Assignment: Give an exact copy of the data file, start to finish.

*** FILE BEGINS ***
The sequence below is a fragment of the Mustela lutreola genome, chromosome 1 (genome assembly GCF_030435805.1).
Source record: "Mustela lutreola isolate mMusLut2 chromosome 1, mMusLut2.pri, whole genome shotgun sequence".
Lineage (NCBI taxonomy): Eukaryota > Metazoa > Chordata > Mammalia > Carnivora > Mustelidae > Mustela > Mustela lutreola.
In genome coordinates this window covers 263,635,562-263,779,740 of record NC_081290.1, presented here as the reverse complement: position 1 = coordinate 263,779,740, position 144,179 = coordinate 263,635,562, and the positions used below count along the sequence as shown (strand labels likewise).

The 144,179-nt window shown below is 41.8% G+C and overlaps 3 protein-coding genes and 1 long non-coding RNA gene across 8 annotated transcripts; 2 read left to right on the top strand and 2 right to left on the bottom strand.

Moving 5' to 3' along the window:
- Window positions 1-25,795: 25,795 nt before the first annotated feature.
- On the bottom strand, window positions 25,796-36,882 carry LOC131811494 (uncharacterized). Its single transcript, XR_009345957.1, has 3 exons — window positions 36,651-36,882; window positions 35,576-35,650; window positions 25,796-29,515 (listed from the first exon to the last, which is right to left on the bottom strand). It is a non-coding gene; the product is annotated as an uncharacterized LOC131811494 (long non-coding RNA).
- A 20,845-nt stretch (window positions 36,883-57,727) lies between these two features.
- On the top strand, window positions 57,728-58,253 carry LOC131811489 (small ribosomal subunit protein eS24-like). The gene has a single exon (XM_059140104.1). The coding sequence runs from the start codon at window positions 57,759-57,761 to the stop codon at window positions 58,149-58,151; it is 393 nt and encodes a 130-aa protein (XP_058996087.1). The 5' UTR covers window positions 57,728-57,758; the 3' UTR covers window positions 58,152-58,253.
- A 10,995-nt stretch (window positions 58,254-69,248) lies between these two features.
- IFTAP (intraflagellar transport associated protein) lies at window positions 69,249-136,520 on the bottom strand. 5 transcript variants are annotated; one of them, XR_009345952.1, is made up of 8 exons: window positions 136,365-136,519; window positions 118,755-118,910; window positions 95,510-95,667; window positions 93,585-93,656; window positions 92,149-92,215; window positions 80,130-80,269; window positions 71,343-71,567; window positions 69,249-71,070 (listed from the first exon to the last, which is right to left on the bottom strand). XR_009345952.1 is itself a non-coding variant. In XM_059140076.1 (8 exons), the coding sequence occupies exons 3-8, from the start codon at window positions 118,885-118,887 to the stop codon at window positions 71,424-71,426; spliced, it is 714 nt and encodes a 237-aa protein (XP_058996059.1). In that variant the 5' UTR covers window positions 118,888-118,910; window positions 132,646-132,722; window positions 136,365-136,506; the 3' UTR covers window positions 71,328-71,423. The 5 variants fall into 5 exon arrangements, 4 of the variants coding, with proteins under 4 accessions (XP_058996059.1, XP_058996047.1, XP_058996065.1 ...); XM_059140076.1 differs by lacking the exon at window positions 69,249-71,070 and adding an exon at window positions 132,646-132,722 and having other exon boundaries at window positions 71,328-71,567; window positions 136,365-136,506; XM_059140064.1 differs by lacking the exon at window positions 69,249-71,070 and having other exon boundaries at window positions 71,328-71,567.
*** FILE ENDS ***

The sequence below is a fragment of the Mustela lutreola genome, chromosome 1 (genome assembly GCF_030435805.1).
Source record: "Mustela lutreola isolate mMusLut2 chromosome 1, mMusLut2.pri, whole genome shotgun sequence".
Lineage (NCBI taxonomy): Eukaryota > Metazoa > Chordata > Mammalia > Carnivora > Mustelidae > Mustela > Mustela lutreola.
In genome coordinates this window covers 263,635,562-263,779,740 of record NC_081290.1, presented here as the reverse complement: position 1 = coordinate 263,779,740, position 144,179 = coordinate 263,635,562, and the positions used below count along the sequence as shown (strand labels likewise).

The 144,179-nt window shown below is 41.8% G+C and overlaps 3 protein-coding genes and 1 long non-coding RNA gene across 8 annotated transcripts; 2 read left to right on the top strand and 2 right to left on the bottom strand.

Moving 5' to 3' along the window:
- Window positions 1-25,795: 25,795 nt before the first annotated feature.
- On the bottom strand, window positions 25,796-36,882 carry LOC131811494 (uncharacterized). Its single transcript, XR_009345957.1, has 3 exons — window positions 36,651-36,882; window positions 35,576-35,650; window positions 25,796-29,515 (listed from the first exon to the last, which is right to left on the bottom strand). It is a non-coding gene; the product is annotated as an uncharacterized LOC131811494 (long non-coding RNA).
- A 20,845-nt stretch (window positions 36,883-57,727) lies between these two features.
- On the top strand, window positions 57,728-58,253 carry LOC131811489 (small ribosomal subunit protein eS24-like). The gene has a single exon (XM_059140104.1). The coding sequence runs from the start codon at window positions 57,759-57,761 to the stop codon at window positions 58,149-58,151; it is 393 nt and encodes a 130-aa protein (XP_058996087.1). The 5' UTR covers window positions 57,728-57,758; the 3' UTR covers window positions 58,152-58,253.
- A 10,995-nt stretch (window positions 58,254-69,248) lies between these two features.
- IFTAP (intraflagellar transport associated protein) lies at window positions 69,249-136,520 on the bottom strand. 5 transcript variants are annotated; one of them, XR_009345952.1, is made up of 8 exons: window positions 136,365-136,519; window positions 118,755-118,910; window positions 95,510-95,667; window positions 93,585-93,656; window positions 92,149-92,215; window positions 80,130-80,269; window positions 71,343-71,567; window positions 69,249-71,070 (listed from the first exon to the last, which is right to left on the bottom strand). XR_009345952.1 is itself a non-coding variant. In XM_059140076.1 (8 exons), the coding sequence occupies exons 3-8, from the start codon at window positions 118,885-118,887 to the stop codon at window positions 71,424-71,426; spliced, it is 714 nt and encodes a 237-aa protein (XP_058996059.1). In that variant the 5' UTR covers window positions 118,888-118,910; window positions 132,646-132,722; window positions 136,365-136,506; the 3' UTR covers window positions 71,328-71,423. The 5 variants fall into 5 exon arrangements, 4 of the variants coding, with proteins under 4 accessions (XP_058996059.1, XP_058996047.1, XP_058996065.1 ...); XM_059140076.1 differs by lacking the exon at window positions 69,249-71,070 and adding an exon at window positions 132,646-132,722 and having other exon boundaries at window positions 71,328-71,567; window positions 136,365-136,506; XM_059140064.1 differs by lacking the exon at window positions 69,249-71,070 and having other exon boundaries at window positions 71,328-71,567.